• From there we can talk about statistical testing. We will probably want to use a finite-population correction since the whole population = 63 programs
  • Regardless of comparability, descriptive statistics (10 out of 23... etc.) will still be interesting to report

Yolanda McDonald, Human & Organizational Development/Peabody College (Faculty)

Project Title: An environmental justice review of drinking water quality in the United States, 2011-2015

Abstract: Despite the need for potable water for human life and EPA regulation of U.S. public water systems, there has not been a comprehensive study to quantify disparities in residential drinking water. This research systematically reviews results of the National Primary Drinking Water Regulations (2011-2015) by community water systems at the county-level. This study utilizes an environmental justice framework to (1) elucidate if legally enforceable drinking water quality standards differ based on community race/ethnicity, socioeconomic status, and rural-urban classification and (2) determine if communities with predominantly underrepresented groups are disproportionately burdened with repeat violations of drinking water violations.

Data Sources and Variables:

Dependent Variable: Drinking water violations for arsenic, atrazine, chlorine, coliform (Pre -TCR), coliform (TCR), combined uranium, di(2-ethylhexyl) adipate, di(2-ethylhexyl) phthalate, nitrates, nitrate-nitrite, lead and copper rule, radium, TTHM, TCE, haloacetic Acids, and Trichlorethane were downloaded from the Safe Drinking Water Information System (SDWIS) federal reporting services for the years 2011-2015 (N = 58,018). Of the violations, there were N = 30,981 repeat violations. Violations and repeat violations were operationalized as dichotomous variables (0 = no violation, 1 = violation).

Explanatory Variables: Race/ethnicity and socioeconomic status variables were obtained from the U.S. Census, American Community Survey, 5-year estimate (2011-2015) and were operationalized as continuous variables measured as proportions. The rural-urban classification is based on the USDAís Rural Utilities Service (USDA RU) definition of rural. Rural-urban classification was operationalized as dichotomous variables (0 = urban, 1 = rural).

Data structure: The database structure format is one violation per row, Public Water System ID (PWSID) is the unique identifier. A PWSID may appear more than once in the database. For example, a PWSID could have multiple violations during the study year. The column data points are violations, race/ethnicity, SES, and rural-urban classification.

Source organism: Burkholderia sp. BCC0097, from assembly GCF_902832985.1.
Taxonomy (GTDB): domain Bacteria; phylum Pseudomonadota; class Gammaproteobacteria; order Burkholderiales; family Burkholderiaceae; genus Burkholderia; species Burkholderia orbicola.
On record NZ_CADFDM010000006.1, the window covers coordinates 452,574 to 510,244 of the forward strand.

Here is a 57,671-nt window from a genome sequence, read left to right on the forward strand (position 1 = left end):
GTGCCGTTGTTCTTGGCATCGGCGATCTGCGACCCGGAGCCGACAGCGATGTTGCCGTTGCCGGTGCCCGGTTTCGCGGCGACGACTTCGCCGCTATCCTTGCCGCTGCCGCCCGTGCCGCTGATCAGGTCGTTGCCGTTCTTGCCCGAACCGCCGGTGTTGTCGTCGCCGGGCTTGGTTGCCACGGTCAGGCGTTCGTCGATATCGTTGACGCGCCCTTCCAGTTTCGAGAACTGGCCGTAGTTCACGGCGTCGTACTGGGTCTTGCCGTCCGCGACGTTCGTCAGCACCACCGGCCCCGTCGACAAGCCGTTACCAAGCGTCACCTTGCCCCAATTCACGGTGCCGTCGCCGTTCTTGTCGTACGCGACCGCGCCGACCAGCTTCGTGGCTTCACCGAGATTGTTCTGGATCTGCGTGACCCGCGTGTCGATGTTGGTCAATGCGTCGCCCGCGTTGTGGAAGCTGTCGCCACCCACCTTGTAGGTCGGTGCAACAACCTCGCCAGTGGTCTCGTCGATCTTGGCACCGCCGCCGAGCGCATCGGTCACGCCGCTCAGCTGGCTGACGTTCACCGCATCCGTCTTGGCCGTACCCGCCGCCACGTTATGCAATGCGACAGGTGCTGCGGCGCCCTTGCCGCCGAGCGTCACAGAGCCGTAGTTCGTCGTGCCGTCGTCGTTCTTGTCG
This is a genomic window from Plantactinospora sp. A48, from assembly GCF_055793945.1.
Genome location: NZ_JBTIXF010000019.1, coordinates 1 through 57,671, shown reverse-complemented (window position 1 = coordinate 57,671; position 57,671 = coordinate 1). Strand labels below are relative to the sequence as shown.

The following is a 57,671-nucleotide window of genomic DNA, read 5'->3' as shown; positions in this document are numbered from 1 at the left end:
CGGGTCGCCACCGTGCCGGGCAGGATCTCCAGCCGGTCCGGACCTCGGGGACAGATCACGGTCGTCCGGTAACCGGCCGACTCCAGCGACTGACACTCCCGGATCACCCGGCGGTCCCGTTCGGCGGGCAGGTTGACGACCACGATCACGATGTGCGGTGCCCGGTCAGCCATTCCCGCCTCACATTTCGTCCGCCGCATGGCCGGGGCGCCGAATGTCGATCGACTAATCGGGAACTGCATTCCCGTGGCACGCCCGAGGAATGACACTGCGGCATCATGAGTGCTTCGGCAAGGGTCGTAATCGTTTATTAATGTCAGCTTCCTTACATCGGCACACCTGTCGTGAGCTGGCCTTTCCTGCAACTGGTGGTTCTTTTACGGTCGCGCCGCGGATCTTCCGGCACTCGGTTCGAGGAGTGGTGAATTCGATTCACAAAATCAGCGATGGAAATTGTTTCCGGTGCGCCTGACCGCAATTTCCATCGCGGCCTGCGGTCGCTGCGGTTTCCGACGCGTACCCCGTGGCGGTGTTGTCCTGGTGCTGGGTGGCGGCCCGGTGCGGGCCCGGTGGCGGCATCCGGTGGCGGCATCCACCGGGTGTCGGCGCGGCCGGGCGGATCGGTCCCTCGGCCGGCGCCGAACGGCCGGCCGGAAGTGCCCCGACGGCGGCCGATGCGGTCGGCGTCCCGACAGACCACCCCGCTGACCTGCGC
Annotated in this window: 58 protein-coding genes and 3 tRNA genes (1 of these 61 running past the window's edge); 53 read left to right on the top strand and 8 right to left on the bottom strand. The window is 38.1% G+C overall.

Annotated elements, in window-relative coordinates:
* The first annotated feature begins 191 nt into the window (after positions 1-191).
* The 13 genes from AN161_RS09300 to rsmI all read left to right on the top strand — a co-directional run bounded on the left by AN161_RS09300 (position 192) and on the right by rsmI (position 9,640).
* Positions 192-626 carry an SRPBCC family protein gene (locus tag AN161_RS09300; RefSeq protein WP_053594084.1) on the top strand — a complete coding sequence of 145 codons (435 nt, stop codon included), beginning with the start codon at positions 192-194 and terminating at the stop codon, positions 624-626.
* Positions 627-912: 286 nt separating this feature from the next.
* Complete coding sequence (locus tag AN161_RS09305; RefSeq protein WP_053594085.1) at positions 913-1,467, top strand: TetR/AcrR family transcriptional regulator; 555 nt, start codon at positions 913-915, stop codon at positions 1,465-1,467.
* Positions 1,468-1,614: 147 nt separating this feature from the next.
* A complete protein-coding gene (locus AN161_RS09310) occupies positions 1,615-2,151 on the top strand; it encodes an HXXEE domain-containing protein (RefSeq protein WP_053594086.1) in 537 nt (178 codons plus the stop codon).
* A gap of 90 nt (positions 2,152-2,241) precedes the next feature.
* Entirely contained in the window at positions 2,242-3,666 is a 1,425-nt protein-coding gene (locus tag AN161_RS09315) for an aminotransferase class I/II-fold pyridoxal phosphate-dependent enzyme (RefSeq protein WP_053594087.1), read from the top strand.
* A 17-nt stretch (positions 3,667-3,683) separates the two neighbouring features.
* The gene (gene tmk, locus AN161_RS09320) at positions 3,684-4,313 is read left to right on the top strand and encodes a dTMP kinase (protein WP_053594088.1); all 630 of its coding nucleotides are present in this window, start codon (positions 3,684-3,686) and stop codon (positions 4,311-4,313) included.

Proposed Data Analysis Strategy: The unit of analysis is county-level. Descriptive statistics were run to characterize the data. Correlation matrix measured the magnitude and direction of association between water violations and explanatory variables. To determine the relationship between water violations and the explanatory variables univariable and multivariable logistic regression analyses were used. The Variance Inflation (VIF) diagnostic was used to detect multicollinearity in the multivariable and interactions analyses. To detect confounding, all explanatory variables unadjusted odds ratio were compared to adjusted odds ratio to determine if there was a change of ≥ or ≤ 10% in the odds ratio (Szklo and Nieto 2014). And, multivariable logistic regression was used to adjust for confounding (Pourhoseingholi, Baghestani and Vahedi 2012). The Pearson goodness-of-fit statistic was used to compare the observed values to the expected. Covariates that had a likelihood ratio P value of <0.050 (two-tailed) and an odds ratio that did not cross 1.00 with a 95% confidence interval were considered to be statistically significant in the univariable and multivariable analyses.


Do we need to adjust for water systems, i.e. counties vary in the number of community water systems that service the area? If so, which of these options are recommended? a. Do we need to adjust the variance estimators of the estimated coefficients to account for the variance within the county, i.e. robust standard errors using clusters? b. Weight counties by population served by the community water systems? c. Stratify by community water system size (i.e. number of people served): Small Level 1 ≤ 3,300; Small Level II 3,301 ≤10,000; Medium 10,001 ≤ 50,000; and Large ≥ 50,001.

Do you recommend that we use Pearson goodness-of-fit statistic to compare the observed values to the expected?

Do you recommend post-hoc analysis for logistic regression? If yes, are there different post-hoc test for interaction terms?


  • We are concerned because we don't know the number of times each system was tested. If it's not possible to get this information, one possibility might be to simulate data to try to get a sense of the possible scope of the impact of frequency-of-testing
  • The overall project seems like a good fit for a VICTR voucher or short-term biostatistics support (its scope is too large for clinic). To inquire about short-term biostats support, email Yu Shyr, Chair. Another possibility might be working with a student (email Jeffrey Blume, director of graduate studies).